Road teams are 33-31 this season, continuing the disappearance of home-field advantage

Las Vegas Raiders v Los Angeles Chargers
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Home-field advantage no longer exists in the NFL.

Road teams have a winning record this season, going 33-31 through four weeks.

And that’s no mere blip. Last year, for the first time in NFL history, home teams had a losing record: Of the 256 games in the 2020 regular season, home teams won 127, lost 128, and one was tied. And in 2019, home teams went just 132-123-1, which was the worst cumulative record for home teams since the advent of the 16-game schedule — until home teams did even worse in 2020 and are now on pace to do worse still in 2021.

Gamblers and sports books were among the first to notice the decline in home-field advantage. For decades, the rule of thumb was that home-field advantage was worth about three points on the Vegas line. In the last couple years, that shifted to two points. It’s now around one point.

NFL teams seem to be getting better at silent counts to negate crowd noise, and better at finding ways to travel comfortably and achieve peak performance whether they’re at home or on the road. In today’s NFL, there’s no real difference to playing at home.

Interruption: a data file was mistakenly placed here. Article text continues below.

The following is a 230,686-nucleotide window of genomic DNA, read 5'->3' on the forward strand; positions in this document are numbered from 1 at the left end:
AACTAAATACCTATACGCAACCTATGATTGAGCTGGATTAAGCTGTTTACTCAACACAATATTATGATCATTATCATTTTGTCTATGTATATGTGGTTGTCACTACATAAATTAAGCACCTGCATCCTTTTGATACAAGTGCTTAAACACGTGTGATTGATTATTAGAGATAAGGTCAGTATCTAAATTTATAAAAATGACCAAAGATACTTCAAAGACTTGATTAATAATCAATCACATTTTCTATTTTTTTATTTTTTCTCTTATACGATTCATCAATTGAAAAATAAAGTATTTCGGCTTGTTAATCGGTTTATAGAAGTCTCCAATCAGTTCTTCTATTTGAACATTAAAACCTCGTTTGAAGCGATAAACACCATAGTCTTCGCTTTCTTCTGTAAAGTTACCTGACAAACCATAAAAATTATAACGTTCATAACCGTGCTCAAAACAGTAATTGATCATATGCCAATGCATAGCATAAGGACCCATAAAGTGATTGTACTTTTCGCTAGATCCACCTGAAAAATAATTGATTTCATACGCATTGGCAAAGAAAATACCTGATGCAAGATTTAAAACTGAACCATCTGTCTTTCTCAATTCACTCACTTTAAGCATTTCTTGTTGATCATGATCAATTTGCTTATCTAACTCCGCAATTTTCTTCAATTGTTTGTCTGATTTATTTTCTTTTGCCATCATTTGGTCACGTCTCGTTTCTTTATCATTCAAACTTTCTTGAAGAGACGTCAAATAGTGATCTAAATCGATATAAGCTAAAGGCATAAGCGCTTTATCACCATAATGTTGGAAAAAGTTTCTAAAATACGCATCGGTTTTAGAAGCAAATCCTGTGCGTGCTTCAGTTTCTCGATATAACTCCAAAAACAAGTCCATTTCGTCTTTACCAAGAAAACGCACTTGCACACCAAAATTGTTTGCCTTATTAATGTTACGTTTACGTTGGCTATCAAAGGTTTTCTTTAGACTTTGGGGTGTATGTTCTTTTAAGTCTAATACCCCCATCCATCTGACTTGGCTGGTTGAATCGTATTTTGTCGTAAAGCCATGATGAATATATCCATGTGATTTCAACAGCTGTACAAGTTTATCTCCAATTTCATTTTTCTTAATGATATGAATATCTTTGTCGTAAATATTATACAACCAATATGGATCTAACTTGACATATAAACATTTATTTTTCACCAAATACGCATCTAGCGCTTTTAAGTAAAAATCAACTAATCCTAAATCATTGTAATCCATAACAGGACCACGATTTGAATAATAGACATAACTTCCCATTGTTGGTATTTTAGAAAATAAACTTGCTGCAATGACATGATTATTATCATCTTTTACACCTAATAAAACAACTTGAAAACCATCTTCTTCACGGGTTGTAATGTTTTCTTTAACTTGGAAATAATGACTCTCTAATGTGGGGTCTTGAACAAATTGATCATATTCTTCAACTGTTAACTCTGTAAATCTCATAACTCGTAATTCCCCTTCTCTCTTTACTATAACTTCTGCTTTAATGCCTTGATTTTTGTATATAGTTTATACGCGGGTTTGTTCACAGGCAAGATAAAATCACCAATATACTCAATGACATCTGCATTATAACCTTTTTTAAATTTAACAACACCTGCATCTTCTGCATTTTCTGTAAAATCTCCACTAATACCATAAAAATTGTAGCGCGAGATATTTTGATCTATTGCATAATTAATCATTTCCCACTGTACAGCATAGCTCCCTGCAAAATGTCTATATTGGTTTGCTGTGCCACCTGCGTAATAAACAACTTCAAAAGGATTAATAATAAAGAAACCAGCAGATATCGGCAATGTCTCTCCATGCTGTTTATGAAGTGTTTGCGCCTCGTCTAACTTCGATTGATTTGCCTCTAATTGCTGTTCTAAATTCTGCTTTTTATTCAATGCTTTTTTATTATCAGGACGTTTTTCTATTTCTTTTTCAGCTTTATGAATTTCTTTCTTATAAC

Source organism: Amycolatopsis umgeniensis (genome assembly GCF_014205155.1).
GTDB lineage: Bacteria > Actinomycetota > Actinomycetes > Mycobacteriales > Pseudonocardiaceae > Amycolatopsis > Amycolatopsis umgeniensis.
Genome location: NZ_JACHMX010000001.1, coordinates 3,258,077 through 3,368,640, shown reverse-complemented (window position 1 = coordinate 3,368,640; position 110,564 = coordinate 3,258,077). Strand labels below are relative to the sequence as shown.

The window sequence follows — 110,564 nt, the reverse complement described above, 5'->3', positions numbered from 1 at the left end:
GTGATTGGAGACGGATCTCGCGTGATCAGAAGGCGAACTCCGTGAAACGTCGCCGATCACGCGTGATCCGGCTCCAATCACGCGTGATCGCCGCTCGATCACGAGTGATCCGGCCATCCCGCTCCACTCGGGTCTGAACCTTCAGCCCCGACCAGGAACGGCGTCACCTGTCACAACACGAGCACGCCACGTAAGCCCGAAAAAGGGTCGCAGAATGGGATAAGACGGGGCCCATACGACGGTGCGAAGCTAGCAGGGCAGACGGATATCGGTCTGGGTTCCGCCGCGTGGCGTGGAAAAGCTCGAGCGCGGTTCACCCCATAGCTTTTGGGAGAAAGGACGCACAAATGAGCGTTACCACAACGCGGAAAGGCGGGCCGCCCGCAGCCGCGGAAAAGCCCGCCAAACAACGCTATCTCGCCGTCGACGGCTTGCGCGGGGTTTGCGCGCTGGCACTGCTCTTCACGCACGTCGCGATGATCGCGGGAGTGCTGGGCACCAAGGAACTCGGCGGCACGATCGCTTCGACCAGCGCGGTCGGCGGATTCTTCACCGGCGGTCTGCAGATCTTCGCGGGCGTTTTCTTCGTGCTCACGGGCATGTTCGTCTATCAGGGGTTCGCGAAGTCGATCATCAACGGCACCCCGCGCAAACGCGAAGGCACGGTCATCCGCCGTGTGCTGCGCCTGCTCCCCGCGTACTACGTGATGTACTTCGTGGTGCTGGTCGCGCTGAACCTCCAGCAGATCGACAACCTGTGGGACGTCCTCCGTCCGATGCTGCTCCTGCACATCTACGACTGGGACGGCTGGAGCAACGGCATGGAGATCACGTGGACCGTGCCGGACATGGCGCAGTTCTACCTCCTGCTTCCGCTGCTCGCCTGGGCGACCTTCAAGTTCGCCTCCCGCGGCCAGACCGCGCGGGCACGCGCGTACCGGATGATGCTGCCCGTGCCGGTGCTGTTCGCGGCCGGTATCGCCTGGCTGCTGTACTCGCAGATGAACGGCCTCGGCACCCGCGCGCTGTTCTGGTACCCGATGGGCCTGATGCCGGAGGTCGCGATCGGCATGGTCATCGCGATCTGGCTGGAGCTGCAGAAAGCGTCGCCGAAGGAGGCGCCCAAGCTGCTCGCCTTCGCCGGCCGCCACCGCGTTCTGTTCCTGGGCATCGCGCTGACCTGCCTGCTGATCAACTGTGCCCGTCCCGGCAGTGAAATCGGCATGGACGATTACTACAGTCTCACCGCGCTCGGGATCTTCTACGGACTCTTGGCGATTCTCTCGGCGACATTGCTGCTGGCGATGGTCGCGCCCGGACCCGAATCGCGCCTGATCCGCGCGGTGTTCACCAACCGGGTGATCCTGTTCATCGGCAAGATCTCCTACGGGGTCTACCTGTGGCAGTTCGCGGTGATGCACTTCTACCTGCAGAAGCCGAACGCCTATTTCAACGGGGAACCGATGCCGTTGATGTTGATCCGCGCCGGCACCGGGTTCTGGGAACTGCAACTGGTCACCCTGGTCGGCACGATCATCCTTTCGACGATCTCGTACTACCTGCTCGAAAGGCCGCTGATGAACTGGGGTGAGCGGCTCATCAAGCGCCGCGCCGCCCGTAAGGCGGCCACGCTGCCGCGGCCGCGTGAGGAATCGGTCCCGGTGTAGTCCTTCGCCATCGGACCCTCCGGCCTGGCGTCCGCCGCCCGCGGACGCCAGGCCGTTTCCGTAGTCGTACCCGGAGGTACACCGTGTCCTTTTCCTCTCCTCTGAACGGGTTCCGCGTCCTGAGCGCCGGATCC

9 responses to “Road teams are 33-31 this season, continuing the disappearance of home-field advantage

  1. Many years ago Psychology Today magazine did a study of the postseason results for four major professional sports; football, baseball, basketball, and hockey. Their study concluded the home team won 51% of the time. It’s not a huge difference, but a difference.

  2. So does this take into account poor teams versus good teams? It would seem that good teams win at home and on the road versus poor teams who lose both. It’s a truly poor stat by itself. Show home records for teams that have a winning record. Putting this stupid stat out there cart blanche is meaningless as another posted suggested. Home field is real always has been always will be. But poor teams are also real which screws the stats.

  3. Beefed up security for refs
    In the past they would lean towards home team calls to ensure safety as they left the game

  4. It may be true across the league – and I know every fan is going to think that their stadium is the exception – but I think there are some exceptions. E.g.


    I think some other teams claim heritage to a home field advantage that no longer exists. E.g. Detroit, Cleveland, Green Bay, Pittsburgh.

    Some new stadiums are designed to amplify crowd noise and it absolutely can be distracting. Even if we assume that the silent count is 100% effective 100% of the time, there’s all sorts of communications between snaps that can be encumbered by a loud stadium.

    So overall it may be true, but some places still enjoy a significant home-field bump, IMHO.

  5. Does this include Denver? Decades ago a study showed that teams at the Mile High City had the greatest home field advantage of any city in the country in the major sports, baseball, basketball and football.

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